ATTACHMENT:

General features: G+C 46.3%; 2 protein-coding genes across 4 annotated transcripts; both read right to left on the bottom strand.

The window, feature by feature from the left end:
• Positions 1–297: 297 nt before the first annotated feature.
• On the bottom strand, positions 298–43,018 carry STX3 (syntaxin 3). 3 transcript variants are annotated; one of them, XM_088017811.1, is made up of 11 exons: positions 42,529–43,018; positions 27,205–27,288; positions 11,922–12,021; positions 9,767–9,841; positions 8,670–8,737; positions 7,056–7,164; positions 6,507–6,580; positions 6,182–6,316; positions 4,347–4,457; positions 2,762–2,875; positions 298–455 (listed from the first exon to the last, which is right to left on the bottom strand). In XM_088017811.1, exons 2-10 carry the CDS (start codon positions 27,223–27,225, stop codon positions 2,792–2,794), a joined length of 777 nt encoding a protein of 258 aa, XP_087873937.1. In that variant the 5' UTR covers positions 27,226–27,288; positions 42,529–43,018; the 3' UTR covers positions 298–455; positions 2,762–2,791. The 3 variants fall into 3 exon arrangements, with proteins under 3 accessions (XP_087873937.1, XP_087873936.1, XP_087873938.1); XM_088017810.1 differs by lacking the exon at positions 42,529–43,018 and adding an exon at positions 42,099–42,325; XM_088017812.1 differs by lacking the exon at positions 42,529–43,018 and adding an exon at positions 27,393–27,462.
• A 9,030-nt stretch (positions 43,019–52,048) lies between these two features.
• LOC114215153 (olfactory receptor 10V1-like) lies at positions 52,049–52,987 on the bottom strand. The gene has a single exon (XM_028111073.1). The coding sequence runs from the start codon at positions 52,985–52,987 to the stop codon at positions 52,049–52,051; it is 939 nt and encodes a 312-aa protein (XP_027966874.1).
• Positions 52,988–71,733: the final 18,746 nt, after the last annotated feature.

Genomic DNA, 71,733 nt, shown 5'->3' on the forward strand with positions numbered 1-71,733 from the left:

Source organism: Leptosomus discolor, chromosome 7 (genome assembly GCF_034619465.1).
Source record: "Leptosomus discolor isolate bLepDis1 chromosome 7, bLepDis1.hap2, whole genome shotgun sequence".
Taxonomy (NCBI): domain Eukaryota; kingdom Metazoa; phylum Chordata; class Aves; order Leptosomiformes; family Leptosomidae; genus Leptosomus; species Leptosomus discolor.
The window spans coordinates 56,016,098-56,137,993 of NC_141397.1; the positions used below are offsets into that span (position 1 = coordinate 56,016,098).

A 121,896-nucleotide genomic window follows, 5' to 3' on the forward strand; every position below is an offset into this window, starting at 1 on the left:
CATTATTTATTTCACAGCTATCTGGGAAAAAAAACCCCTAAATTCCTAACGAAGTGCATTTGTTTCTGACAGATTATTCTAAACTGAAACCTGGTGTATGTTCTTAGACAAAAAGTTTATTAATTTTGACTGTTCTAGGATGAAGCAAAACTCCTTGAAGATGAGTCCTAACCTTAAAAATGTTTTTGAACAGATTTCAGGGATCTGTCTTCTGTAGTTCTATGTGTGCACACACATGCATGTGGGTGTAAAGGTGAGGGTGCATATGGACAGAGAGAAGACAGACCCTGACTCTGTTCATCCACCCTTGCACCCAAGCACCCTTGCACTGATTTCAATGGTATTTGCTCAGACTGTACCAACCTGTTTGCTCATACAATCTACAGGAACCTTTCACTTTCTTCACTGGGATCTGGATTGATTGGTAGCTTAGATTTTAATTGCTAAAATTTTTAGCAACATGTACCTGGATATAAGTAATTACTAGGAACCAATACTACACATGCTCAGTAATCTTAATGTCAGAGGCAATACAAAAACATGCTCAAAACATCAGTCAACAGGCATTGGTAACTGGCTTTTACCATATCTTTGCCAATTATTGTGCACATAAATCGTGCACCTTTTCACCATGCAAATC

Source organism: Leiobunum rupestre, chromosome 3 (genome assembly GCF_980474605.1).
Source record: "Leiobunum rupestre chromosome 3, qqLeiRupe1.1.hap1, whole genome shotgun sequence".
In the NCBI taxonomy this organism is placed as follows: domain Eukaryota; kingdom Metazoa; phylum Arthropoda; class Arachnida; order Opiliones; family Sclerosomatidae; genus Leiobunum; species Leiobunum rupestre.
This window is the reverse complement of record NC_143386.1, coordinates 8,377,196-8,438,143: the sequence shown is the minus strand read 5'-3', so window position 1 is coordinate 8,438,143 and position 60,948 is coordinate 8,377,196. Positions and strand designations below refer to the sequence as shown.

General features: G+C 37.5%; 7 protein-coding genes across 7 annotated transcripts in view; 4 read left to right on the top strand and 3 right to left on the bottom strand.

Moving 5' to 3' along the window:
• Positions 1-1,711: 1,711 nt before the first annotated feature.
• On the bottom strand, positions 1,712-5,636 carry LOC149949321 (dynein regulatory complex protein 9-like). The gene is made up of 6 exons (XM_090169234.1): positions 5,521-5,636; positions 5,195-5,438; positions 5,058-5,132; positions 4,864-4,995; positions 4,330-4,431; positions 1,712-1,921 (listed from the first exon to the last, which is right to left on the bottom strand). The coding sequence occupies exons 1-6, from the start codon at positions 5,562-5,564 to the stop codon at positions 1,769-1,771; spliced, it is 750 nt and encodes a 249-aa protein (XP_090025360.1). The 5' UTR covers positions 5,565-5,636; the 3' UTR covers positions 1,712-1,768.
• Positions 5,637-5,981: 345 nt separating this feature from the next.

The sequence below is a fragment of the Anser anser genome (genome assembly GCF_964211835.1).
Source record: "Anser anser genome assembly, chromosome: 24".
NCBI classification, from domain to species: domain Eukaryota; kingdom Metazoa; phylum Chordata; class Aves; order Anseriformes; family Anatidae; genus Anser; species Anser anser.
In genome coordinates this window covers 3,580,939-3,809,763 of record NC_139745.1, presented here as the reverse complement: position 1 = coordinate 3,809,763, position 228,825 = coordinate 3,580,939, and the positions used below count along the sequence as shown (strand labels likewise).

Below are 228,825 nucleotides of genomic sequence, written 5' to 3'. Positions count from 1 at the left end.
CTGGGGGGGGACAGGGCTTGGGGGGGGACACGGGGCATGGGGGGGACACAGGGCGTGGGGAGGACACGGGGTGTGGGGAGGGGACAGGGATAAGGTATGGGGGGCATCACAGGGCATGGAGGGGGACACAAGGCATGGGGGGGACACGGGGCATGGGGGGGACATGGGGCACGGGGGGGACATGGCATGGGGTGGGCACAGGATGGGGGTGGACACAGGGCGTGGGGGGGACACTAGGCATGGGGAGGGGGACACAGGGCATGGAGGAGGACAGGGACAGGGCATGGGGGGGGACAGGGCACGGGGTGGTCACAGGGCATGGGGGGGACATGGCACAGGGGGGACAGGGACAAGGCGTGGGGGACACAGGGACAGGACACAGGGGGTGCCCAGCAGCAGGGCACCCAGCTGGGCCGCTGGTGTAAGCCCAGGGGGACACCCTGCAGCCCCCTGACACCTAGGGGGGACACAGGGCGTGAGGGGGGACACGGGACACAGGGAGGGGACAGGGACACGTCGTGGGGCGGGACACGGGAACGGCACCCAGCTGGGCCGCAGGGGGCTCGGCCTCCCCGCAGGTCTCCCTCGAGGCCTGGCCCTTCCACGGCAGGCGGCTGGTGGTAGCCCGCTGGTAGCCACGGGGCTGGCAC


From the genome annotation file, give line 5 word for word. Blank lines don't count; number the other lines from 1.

• A 9,030-nt stretch (positions 43,019–52,048) lies between these two features.